Microbial populations in our bodies become more diverse when we interact with nature. This is beneficial because a diverse microbial population in the body helps us better respond to our environment and synchronize with it. Microbes, especially those in our gut, have been found to play countless roles in our health- from digestion to even our behavior. So go out and enjoy nature!

—Content and images courtesy of Santa Cruz Core
(All rights reserved)


> > > Live well.

The Fittest Doc Answers the Question: Are You at Risk for Coronavirus?

Special guest Dr. Nick, MD—the “Fittest Doc”—sits down with Aaron Hinde D.C. (president and co-founder of LIFEAID) to debunk some common myths about the Coronavirus. The two doctors also share important facts, health tips and suggestions to stay healthy and protect our community during this time. Watch the interview now to learn more about COVID-19, including how practicing gratitude & mediation are beneficial to help boost your immune system! (35:45)

WATCH THE VIDEO HERE:


Full transcription of the audio recording from the interview with Dr. Nick, MD, and the co-founder of LIFEAID Aaron Hinde, on Wednesday, March 11, 2020.

Aaron Hinde: Hey, doc, how’s it going?

Dr. Nick: (0:01) Hello. Hi, how are you, Aaron?

Aaron Hinde: (00:03) Looking good, doing well. Thank you. Thanks for taking the time today. And thank you, everyone, for joining. We’ve got an interesting conversation with Dr. Nick from SteadyMD, @thefittestdoc on Instagram, and Dr. Nick and I have had a chance to hang out together, and I can tell everyone on the line right now, he absolutely is the fittest doc as you can see from the image there on the phone. So what did you just squat the other day? You almost did a 500-pound squat, right?

Dr. Nick: (00:35) Yeah, 485 successfully, and 500-pound fail.

Aaron Hinde: (00:39) Oh, man. Congrats. That’s amazing. That’s amazing. Well, I can speak from experience, being in the healthcare field for 10 years myself and meeting hundreds of docs, you definitely are the fittest doc. So keep up the good work.

Dr. Nick: (00:53) I’m pretty sure Julie Foucher is, but this is a Coronavirus talk so–

Aaron Hinde: (00:58) We’ll give you the fittest male doc. How about that?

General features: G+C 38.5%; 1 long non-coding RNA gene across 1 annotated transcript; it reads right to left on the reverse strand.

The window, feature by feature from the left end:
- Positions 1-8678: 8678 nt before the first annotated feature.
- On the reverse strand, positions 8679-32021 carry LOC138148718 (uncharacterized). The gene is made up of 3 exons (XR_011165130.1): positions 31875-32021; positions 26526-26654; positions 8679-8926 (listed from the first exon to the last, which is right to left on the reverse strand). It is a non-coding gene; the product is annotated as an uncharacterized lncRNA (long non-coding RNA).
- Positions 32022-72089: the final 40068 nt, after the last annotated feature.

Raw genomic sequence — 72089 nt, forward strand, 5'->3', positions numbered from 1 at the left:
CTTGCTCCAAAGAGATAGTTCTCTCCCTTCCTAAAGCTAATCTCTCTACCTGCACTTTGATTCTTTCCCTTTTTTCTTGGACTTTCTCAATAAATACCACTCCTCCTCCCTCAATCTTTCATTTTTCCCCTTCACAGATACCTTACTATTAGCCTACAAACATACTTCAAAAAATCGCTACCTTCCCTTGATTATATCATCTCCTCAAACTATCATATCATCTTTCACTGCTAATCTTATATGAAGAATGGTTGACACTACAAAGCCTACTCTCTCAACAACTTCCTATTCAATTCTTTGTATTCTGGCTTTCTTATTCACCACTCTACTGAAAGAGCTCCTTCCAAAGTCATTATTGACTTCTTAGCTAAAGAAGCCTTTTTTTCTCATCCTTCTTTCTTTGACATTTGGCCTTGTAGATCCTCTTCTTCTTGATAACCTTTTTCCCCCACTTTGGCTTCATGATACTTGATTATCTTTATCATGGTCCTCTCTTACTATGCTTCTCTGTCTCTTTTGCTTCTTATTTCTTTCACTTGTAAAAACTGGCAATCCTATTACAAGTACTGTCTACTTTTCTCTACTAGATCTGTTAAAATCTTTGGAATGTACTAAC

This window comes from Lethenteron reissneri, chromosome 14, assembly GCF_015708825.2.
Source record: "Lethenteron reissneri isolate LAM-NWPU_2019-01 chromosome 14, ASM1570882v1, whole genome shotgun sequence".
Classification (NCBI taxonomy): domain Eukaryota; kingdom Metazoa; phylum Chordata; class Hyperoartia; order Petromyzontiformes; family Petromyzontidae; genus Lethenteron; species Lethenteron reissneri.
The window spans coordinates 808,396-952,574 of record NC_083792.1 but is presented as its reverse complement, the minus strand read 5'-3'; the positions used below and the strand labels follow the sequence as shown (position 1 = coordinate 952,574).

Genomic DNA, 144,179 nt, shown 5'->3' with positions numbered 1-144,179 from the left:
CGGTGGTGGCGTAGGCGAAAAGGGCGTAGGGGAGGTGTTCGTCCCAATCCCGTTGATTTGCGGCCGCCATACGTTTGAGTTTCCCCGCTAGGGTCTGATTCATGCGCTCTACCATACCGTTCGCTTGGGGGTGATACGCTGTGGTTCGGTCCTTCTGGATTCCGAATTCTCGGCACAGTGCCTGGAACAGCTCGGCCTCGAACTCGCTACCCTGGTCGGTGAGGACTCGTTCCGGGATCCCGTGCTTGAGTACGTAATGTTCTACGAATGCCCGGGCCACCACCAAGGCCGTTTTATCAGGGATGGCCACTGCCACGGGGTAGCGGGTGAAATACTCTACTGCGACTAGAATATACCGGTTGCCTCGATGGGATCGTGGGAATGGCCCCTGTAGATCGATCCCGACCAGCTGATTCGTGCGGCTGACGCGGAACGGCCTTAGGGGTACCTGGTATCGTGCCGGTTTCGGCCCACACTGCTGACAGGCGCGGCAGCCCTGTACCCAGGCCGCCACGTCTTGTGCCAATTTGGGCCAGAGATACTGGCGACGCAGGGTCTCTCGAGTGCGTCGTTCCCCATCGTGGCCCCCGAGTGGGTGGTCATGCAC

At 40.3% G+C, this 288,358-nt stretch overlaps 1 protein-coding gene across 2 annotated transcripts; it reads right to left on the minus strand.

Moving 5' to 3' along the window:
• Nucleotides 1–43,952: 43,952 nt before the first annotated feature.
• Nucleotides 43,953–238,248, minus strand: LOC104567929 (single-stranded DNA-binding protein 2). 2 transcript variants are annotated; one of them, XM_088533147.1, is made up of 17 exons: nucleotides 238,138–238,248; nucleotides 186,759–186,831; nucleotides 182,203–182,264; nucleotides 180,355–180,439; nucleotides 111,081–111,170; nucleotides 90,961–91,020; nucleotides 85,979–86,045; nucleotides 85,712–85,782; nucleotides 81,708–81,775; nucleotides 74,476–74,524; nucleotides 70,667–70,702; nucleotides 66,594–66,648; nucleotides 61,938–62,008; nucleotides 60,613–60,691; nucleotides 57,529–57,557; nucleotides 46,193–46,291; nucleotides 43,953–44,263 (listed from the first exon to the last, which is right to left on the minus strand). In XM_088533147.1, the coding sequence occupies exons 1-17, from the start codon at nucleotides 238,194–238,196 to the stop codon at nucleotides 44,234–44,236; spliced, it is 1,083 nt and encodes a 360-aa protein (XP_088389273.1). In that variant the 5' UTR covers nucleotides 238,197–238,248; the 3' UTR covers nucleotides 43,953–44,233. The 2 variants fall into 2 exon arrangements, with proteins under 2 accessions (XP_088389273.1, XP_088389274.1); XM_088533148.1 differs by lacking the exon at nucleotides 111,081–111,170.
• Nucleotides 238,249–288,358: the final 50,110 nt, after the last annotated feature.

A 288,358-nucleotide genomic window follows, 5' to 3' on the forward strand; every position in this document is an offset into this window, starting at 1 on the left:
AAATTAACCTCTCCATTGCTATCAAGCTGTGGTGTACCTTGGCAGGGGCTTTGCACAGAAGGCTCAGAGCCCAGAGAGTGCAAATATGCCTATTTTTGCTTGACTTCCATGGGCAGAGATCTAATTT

Dr. Nick: (01:00) Okay.

Aaron Hinde: (01:02) So today, we’re going to talk about something very topical, very much in the media. Everybody’s talking about it; everybody’s very concerned about it; which is the Coronavirus. So we wanted to get an authority figure like yourself, somebody educated in medicine to kind of set the record straight. There’s just a lot of fear mongering going on right now in the media and misinformation being spread. So wanted to set the record straight. So why don’t you just tell everybody, what is a coronavirus? How does it spread? Is there something we should be afraid of here?

Dr. Nick: (01:40) So Aaron, first of all, thank you for giving me the opportunity to speak on this. But essentially, coronaviruses are actually pretty common human viral infections. They were initially identified in the 1960s, and they commonly spread person-to-person. There are, in total, seven coronaviruses that can infect people. Amongst them, there are actually two common what are known as alpha coronaviruses, two common what are known as beta coronaviruses. These common variants are among the viral infections that cause the common cold. Additionally, there are also MERS Coronavirus, SARS, that, you know, everybody heard about a couple years back. That is a coronavirus variant. And now, this coronavirus, also known as COVID-19, is also known as SARS Coronavirus too. So this is what’s called a novel coronavirus, and that essentially implies that is a coronavirus that, in the past, was not known to infect human beings. And as I stated earlier, it’s currently known as, specifically, COVID-19. So these last three, MERS, SARS, and COVID-19, are notable because they were initially relegated strictly to animals. They subsequently evolved and are now capable of making people sick.

Aaron Hinde: (03:28) So they made the jump, so to speak, from animals to humans.

Dr. Nick: (03:32) Absolutely.

Aaron Hinde: (03:34) Similar to how we anticipate AIDS first started in an animal population and–

Dr. Nick: (03:39) Sure, sure. Absolutely. So in terms of spread kind of between people and how that happens– So it is currently thought that this is a primarily respiratory droplets exposure spread virus. So it may be possible, yes, that a person can get COVID-19 by touching a surface or an object that the virus has been on and then touching their mouth, touching their nose, touching their eyes. But currently, it is not thought that that is the main way that the virus spreads. Also, there is currently no evidence to support the suspicion that COVID-19 can be spread through transmission of food. So I know that some people have concerns about certain– whether it’s items coming in from China or other places exposed to COVID-19 or food, people seem to have a concern about that. And insofar as we’ve currently seen, that is not a concern. There’s nothing, essentially, as of right now, to support that from an evidence-based standpoint.